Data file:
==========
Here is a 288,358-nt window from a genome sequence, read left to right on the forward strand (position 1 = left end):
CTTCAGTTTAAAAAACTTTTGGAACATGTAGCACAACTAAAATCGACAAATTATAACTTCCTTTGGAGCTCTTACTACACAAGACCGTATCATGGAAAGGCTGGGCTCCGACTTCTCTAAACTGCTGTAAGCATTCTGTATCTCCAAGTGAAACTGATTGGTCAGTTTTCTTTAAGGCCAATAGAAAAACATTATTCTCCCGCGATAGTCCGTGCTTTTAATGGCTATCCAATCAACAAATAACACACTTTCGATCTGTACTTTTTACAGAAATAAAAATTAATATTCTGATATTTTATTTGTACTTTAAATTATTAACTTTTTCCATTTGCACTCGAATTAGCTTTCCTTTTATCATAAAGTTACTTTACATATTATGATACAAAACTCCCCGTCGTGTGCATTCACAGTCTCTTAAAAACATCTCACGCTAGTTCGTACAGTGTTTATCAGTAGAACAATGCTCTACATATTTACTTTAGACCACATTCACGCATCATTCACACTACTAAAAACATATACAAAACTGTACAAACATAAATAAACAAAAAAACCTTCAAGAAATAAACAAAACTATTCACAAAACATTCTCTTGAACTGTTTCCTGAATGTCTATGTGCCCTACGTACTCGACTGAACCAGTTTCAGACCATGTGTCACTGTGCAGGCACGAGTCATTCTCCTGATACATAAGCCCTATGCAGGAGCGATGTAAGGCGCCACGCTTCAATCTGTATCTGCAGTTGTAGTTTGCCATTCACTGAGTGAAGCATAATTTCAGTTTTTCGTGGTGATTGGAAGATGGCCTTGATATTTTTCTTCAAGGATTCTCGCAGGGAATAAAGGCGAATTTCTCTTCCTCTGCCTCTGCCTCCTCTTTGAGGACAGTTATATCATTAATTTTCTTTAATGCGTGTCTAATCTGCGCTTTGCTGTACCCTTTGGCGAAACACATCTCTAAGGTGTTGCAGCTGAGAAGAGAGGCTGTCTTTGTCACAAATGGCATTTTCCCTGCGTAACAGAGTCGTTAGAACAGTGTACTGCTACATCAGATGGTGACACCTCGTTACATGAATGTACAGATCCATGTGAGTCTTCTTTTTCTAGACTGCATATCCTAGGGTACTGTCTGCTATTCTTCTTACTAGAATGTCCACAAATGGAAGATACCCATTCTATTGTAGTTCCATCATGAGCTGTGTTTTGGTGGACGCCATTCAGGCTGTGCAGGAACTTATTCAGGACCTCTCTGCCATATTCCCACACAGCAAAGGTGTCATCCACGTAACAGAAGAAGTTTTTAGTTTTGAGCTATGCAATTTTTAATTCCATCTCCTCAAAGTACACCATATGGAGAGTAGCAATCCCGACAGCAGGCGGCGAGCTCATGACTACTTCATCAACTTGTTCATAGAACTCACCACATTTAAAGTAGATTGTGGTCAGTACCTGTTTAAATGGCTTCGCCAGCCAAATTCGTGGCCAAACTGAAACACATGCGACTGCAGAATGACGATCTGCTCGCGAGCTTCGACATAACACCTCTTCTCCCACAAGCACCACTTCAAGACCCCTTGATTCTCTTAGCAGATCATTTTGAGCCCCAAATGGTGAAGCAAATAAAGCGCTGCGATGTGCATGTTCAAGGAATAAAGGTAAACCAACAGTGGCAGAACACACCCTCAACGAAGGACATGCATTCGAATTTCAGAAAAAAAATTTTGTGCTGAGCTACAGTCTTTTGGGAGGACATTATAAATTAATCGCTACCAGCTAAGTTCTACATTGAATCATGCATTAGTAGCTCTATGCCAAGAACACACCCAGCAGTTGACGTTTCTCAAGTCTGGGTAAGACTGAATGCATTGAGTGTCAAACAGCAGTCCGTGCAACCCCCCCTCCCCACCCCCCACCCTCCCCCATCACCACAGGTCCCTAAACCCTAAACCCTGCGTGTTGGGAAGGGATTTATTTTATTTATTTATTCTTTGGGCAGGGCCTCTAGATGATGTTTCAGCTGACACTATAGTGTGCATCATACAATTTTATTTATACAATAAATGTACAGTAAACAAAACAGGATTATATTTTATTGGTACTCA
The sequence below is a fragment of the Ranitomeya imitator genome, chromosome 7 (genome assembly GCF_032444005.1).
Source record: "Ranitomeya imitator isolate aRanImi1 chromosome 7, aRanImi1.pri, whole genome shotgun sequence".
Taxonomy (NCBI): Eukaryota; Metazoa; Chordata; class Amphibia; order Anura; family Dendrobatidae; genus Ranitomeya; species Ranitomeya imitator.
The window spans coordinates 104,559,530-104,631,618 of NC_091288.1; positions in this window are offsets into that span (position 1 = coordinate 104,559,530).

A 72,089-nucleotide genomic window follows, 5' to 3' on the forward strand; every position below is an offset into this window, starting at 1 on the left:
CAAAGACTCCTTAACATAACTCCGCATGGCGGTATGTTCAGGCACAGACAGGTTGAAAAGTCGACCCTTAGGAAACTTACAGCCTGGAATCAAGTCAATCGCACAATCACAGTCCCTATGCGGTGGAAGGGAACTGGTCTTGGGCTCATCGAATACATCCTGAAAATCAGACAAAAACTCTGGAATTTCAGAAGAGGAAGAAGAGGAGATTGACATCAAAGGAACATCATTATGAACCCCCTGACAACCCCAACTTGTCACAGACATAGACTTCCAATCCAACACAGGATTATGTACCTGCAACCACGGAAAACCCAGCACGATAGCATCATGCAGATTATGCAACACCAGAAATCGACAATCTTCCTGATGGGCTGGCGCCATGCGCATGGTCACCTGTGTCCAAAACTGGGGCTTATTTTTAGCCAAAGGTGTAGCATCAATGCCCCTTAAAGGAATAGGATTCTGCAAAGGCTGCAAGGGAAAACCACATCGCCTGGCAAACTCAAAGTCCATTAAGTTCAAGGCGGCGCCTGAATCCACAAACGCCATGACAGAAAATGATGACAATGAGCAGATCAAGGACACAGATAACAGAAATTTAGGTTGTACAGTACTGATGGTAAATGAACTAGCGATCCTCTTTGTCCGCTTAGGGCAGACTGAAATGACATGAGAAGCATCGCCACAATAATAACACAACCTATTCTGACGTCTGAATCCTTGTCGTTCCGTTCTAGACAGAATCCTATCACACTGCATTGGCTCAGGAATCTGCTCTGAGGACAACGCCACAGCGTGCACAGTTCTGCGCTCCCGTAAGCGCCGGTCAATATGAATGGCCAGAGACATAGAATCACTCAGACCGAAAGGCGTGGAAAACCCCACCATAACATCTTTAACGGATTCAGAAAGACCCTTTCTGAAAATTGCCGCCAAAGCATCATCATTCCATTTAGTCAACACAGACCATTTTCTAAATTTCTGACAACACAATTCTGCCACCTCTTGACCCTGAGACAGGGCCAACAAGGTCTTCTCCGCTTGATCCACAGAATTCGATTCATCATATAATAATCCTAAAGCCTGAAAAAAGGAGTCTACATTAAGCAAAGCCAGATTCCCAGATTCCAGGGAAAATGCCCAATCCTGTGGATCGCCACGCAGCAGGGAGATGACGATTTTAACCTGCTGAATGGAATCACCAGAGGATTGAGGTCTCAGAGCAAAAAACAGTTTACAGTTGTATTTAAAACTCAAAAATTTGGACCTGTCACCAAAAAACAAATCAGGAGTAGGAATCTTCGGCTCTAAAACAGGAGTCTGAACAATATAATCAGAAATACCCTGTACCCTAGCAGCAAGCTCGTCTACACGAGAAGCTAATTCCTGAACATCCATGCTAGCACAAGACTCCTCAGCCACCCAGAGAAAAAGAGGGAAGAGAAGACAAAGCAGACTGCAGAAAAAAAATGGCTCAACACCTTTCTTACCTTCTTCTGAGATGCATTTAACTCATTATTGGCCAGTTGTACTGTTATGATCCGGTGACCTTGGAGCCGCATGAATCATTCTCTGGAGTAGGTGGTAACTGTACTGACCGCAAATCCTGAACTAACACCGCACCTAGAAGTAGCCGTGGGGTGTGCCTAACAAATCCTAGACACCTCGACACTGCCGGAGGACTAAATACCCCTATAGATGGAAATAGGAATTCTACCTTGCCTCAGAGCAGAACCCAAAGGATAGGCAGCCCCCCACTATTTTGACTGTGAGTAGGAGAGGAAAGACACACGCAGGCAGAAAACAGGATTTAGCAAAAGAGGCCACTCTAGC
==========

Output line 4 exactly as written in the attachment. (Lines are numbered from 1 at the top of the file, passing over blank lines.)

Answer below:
Source record: "Ranitomeya imitator isolate aRanImi1 chromosome 7, aRanImi1.pri, whole genome shotgun sequence".